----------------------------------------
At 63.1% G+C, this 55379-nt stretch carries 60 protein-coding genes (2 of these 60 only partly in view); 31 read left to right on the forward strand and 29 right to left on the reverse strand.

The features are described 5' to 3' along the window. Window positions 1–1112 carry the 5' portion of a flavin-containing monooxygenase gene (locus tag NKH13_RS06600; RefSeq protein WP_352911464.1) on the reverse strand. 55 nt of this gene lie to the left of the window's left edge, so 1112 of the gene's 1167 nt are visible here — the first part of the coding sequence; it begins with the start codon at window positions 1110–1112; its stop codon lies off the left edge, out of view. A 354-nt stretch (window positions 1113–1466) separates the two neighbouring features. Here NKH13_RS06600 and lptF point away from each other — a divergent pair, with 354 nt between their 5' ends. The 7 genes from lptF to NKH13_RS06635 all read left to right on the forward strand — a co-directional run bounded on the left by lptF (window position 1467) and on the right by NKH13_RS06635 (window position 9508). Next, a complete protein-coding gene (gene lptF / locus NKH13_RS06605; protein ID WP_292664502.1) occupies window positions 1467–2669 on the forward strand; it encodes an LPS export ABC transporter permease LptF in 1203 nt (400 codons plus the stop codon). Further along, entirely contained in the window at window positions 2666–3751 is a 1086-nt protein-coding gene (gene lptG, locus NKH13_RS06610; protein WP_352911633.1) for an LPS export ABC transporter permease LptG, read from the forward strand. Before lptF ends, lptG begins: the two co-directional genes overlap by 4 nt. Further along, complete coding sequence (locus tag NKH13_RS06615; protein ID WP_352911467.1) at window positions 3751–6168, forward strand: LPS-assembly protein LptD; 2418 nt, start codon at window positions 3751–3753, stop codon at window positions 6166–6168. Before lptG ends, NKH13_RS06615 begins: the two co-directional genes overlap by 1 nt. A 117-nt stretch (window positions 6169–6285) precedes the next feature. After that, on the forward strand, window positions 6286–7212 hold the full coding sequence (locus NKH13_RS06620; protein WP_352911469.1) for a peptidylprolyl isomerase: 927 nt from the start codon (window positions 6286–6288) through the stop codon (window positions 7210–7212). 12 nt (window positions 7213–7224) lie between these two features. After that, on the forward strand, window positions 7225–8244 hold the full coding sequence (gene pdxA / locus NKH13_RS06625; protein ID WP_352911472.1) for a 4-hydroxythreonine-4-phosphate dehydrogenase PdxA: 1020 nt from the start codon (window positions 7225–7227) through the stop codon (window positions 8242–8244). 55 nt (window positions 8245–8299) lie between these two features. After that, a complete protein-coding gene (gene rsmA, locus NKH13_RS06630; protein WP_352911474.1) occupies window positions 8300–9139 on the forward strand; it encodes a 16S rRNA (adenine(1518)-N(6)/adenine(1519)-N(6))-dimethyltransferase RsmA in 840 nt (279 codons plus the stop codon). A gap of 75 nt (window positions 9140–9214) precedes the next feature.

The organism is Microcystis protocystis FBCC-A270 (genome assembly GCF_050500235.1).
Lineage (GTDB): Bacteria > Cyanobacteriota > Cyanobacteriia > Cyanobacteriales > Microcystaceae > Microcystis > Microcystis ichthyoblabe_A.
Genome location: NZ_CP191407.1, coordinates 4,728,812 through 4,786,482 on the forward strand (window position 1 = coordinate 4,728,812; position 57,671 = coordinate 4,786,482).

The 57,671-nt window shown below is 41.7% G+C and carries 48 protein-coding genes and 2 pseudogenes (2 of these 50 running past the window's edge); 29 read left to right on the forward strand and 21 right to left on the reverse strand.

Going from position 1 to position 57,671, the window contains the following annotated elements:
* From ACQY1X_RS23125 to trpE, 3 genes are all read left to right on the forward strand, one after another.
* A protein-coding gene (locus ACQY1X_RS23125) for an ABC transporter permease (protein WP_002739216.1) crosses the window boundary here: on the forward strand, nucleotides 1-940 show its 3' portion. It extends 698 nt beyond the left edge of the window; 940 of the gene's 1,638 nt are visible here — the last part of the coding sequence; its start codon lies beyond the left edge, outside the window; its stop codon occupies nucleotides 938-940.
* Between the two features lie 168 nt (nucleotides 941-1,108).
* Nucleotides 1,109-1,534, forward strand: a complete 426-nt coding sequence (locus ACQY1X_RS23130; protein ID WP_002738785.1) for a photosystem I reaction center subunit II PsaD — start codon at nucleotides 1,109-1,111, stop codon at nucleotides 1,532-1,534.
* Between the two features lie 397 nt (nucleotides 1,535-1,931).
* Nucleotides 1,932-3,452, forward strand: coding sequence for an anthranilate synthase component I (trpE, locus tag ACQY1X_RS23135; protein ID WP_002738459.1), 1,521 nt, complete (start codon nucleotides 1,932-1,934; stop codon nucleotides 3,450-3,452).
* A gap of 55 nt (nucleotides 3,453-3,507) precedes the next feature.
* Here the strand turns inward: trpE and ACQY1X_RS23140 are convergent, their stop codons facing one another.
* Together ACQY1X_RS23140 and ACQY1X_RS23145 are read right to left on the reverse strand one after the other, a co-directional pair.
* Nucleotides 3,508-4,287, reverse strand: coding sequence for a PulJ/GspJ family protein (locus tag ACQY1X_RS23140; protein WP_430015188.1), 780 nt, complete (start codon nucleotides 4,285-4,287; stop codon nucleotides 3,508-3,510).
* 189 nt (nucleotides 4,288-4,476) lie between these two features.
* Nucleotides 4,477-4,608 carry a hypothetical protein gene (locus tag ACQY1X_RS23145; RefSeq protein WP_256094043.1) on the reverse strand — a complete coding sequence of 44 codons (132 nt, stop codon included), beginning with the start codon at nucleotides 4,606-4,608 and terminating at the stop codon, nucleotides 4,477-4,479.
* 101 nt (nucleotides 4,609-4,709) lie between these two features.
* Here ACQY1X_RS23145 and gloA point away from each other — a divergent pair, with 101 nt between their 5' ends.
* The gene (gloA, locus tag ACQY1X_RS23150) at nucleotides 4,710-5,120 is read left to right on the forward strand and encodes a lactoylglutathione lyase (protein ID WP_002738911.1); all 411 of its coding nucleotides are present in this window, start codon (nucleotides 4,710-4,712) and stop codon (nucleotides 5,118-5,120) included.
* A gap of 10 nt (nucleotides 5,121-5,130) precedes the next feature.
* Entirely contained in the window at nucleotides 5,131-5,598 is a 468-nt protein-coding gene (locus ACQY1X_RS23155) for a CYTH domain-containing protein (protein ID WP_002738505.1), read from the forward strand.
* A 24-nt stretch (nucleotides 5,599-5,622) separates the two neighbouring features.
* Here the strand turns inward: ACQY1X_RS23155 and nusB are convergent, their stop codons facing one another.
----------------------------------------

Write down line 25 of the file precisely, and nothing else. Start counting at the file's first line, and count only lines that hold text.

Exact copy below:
* A 24-nt stretch (nucleotides 5,599-5,622) separates the two neighbouring features.